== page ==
Begin with the hardscape; consider the garden as an extension of your home. Include walkways and patios that your planting beds will encircle to integrate the spaces in your backyard or side gardens. If you need to accommodate wheelchairs, make sure your routes are broad enough to allow them—a minimum of five feet is recommended. The surface of the path must be sturdy and smooth. Consider erecting privacy barriers and constructing shade shelters. Driftwood and huge stones can be used as natural elements. Using stepping stones will force you to slow down.

Water, sound, and lighting should all be included.

Relaxation is evoked by a water feature. It doesn't have to be anything fancy; a simple rock bubbler would suffice. Consider a pond or waterfall if you have more area. The sound of running water encourages meditation. Perhaps a wind chime could be hung at the entrance to your garden as a veil through which you enter your healing zone. Additional wooden chimes hung throughout the garden magnify their calming tones. If you visit your sanctuary in the evening, utilize LED lighting to bring out the best in your plants. Put a string of lights in a tree. Beautiful shadows are created by strategically positioned lights, which bring attention to the colors and textures in your landscape.

Wildlife Attraction

Make a habitat to attract wildlife to the garden's therapeutic energies. Birdhouses, birdfeeders, birdbaths, and plants that provide nectar and food will attract butterflies, birds, and insects. Nectar-filled favorites include Joe-Pye weed, purple coneflowers, and brilliantly colored asters. A bed of Jacob Cline bee balm will attract hummingbirds.

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Seating is available.

Include areas to sit and take in the natural splendor. Simple benches or lightweight seats that may be moved to more convenient locations would suffice. Alternatively, relax in a nice chair, hammock, or glider. Make your seating space even more comfortable by making it into a quiet refuge with sheer curtains or greenery. An outdoor carpet can help define the space while also providing comfort. Include a blanket box or an outdoor bookshelf. Light a few candles or lanterns in your environment in the evening.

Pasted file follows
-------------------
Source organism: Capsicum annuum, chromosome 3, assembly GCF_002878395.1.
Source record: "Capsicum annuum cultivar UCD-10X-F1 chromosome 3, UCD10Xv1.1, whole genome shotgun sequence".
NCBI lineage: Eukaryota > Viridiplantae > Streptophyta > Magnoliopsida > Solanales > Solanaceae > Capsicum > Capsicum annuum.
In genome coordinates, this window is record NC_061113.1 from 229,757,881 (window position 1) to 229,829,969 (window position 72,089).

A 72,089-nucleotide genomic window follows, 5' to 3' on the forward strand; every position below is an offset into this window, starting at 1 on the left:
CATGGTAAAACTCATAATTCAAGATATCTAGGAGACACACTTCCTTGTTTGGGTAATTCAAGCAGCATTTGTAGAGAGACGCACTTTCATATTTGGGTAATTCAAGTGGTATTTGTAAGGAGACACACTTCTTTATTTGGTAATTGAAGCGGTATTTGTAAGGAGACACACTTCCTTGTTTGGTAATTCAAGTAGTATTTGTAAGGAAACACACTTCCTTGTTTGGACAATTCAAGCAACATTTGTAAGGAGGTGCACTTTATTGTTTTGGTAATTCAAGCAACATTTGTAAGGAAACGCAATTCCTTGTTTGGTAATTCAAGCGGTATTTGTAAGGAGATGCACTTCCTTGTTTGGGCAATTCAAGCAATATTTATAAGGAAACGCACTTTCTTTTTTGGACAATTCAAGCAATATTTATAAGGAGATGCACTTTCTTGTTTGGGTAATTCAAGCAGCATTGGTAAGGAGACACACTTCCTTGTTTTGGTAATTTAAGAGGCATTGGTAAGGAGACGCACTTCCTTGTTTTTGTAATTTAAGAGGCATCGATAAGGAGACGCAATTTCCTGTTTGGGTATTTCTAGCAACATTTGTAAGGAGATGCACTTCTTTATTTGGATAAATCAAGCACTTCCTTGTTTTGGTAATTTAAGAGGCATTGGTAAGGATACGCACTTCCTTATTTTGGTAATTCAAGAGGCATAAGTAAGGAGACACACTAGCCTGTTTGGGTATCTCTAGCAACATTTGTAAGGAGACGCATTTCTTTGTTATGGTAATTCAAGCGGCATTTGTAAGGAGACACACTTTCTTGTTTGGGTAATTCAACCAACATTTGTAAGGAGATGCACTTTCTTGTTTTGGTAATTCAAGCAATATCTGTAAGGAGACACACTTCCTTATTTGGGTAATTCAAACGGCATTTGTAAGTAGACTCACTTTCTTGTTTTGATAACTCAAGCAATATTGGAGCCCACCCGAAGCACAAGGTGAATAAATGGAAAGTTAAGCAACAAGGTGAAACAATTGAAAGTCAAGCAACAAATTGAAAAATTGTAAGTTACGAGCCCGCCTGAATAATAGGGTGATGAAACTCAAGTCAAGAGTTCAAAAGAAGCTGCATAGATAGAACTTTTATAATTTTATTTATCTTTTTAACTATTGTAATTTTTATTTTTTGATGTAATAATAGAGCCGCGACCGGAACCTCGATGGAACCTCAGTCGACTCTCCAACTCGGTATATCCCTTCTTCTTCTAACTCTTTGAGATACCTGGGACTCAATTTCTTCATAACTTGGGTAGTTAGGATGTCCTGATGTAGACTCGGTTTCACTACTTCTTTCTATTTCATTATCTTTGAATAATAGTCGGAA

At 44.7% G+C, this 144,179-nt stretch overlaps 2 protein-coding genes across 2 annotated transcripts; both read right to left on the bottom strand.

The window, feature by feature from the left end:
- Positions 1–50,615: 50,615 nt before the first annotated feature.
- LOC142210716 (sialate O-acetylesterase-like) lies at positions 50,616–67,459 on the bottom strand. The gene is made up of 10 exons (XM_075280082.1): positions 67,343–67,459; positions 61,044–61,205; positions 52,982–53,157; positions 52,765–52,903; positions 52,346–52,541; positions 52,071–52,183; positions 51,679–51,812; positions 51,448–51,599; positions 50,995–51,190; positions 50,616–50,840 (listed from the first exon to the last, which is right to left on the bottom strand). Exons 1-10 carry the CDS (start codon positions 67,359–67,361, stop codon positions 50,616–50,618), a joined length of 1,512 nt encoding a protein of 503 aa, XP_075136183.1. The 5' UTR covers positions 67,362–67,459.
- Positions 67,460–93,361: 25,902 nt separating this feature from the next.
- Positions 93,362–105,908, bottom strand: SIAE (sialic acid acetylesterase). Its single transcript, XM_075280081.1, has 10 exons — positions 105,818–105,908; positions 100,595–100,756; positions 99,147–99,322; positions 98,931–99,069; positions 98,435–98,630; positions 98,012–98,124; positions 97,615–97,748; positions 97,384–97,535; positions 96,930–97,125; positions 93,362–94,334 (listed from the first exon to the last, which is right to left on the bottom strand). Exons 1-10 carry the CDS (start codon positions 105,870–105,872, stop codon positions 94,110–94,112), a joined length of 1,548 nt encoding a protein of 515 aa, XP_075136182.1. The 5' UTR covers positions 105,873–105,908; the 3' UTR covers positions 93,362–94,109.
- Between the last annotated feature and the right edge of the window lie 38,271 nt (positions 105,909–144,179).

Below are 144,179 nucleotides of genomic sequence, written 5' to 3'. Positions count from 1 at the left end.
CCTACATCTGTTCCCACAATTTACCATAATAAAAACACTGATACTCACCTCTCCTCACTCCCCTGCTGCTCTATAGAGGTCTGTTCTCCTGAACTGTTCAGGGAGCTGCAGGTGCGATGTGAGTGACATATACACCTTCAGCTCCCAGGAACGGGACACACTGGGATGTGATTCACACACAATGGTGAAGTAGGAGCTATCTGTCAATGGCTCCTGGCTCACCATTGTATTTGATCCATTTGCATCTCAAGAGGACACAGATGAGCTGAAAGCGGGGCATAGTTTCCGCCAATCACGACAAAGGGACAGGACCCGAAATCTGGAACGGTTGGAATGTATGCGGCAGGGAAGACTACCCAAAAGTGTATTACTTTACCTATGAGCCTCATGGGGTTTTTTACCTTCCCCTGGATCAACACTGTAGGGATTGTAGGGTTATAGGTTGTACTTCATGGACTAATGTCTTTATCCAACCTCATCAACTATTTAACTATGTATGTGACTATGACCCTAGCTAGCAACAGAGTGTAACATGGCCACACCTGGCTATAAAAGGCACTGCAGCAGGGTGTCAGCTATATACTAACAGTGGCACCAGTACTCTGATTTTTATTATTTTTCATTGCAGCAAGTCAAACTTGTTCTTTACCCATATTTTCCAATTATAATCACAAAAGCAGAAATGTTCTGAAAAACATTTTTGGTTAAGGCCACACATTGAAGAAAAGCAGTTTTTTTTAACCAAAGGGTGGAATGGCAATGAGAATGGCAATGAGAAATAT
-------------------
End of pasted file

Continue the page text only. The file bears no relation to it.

Establish Focal Points

A place for meditation and introspection should be included in your healing garden. A sculpture, a unique plant, fascinating rocks, or a water fountain are all good focal points. Be mindful that brightly colored objects or other non-natural garden art materials can detract from your garden's healing properties.

Plants to Consider
Maintenance should be minimized.

After you've completed the hardscaping, it's time to select plants. Find out what plant hardiness zone your location is in and cultivate plants that are appropriate for that zone to reduce care. Plants with comparable requirements should be grouped together. Another low-maintenance tip is to use fewer varieties of each and more of each. This has the added benefit of bringing people together

Grow what you like

Remember to grow what you like when choosing plants for your therapeutic garden. Annuals such as zinnias, petunias, sunflowers, or cosmos are good choices if vibrant colors energize you. Color elevates one's mood and elicits happy feelings. While de-stressing, use peaceful blues and greens, joyful pinks and stimulating reds when recovering from depression, and purple should be abundant in your healing garden.

Activate Memories